Many people may know Fred Bronson from his work with Dick Clark, or appearances on American Idol, but what they may not know is that Fred Bronson is perhaps singularly more significant than both entities combined, and his contribution and work – by way of his Billboard books – far more invaluable.
Fred Bronson’s Billboard books may be amongst some of the most important and comprehensive books ever to be published on the subject of popular music. It is seldom that these books stay on my shelf, while they can more often be found strewn about my office, open, and part of some music research project. As reference books go, both The Billboard Book of Number One Hits and Billboard’s Hottest Hot 100 Hits are not simply important… they are necessary. The former of the two I first acquired in 1985 while in grade ten, and the latter in 1991 while in my fourth year of college. Subsequently, I have purchased each new edition as it was updated and published… as I said; they are necessary.
In the tenth grade, as a lover of music and budding DJ and Musicologist, The Billboard Book of Number One Hits spoke to me with a clarity and conciseness that I’d not even known to exist. As a factual anthology of every Billboard #1 hit of the rock era, it put a much needed ordering to popular music history, and by simply turning the pages one can witness popular music’s evolutions and transformations. I had already been tuning in each week to Casey Kasem’s American Top 40, and would write down each song title, carefully making lists, tracking their ascent or descent on the charts from week to week while jotting down some factual tidbits Kasem would share about each tune. To me, this was some seriously important stuff, so when I first stumbled upon the writing of Fred Bronson, it was like a guiding light. Throughout High School and College, this book served as an outline for countless mix-tapes and college radio show programs, as well as a barometer for building my own ultimate music collection. It was in effect my music bible.
And then I found Billboard’s Hottest Hot 100 Hits – which instantly became the new testament and then some.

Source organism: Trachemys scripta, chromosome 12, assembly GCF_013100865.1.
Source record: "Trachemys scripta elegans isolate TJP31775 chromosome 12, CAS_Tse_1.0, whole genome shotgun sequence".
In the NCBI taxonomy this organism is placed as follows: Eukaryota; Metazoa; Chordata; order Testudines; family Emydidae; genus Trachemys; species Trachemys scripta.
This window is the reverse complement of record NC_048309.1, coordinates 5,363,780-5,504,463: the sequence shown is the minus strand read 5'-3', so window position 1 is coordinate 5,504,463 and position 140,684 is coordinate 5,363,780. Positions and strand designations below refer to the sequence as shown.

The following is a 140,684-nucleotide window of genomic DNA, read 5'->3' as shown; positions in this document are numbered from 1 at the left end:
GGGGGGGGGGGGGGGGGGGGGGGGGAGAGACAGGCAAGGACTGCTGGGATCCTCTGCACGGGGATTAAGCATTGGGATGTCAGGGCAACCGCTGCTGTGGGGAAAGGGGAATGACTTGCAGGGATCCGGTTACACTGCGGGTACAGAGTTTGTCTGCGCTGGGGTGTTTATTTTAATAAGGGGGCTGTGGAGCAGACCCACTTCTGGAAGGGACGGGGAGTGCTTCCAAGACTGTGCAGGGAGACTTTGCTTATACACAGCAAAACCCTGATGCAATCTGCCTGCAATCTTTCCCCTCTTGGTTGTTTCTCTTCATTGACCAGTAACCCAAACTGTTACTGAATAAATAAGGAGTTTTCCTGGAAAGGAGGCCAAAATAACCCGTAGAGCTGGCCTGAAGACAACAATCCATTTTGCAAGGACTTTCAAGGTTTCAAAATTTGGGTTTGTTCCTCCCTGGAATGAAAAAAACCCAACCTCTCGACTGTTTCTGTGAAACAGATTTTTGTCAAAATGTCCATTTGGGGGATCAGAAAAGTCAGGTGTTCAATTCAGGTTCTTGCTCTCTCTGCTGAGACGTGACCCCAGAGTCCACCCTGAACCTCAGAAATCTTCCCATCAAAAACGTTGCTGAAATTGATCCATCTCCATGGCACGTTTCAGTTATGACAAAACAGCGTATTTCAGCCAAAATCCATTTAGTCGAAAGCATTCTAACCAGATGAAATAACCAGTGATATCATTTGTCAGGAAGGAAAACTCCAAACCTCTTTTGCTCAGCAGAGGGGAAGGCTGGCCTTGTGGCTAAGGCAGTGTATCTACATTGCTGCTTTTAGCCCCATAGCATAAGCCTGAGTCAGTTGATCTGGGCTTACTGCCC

In this new tome, Bronson truly blew my mind by literally re-organizing the yearly Billboard Top 100 charts into their proper order (as well as organizing multiple other lists). Yes, that’s right, the Billboard lists are flawed. Billboard lists typically go from November to November, in essence cutting off some songs before their full-year bloom. Bronson adjusted them to their proper December to December calibration, hence re-writing history and perhaps making Bronson the Alpha and Omega of Musicologists. His factual knowledge and precise accuracy of information in both volumes is the ultimate resource of charted hits in the rock and roll era.
It is quite likely that I have unknowingly paraphrased Mr. Bronson in much of my own writing, and certainly quoted him in conversation countless more times. Three decades of studying two books can do that, as Fred Bronson’s chart data and music knowledge have become cannon to me. The Billboard lists in my music library are organized not the Billboard way, but the Fred Bronson way, and Bronson’s books should be required for any musicologist, disc jockey or music enthusiast’s reference library.
Recently, I was informally introduced to Mr. Bronson through a mutual friend. I’m sort of still in shock that he exists in real time.
Thank you Fred for your research, your knowledge and your beloved books.
P.S. Many thanks to friend and Photographer Kevin York, for his willingness to satiate my obsession by coming to my office for the sole purpose of photographing a few books.
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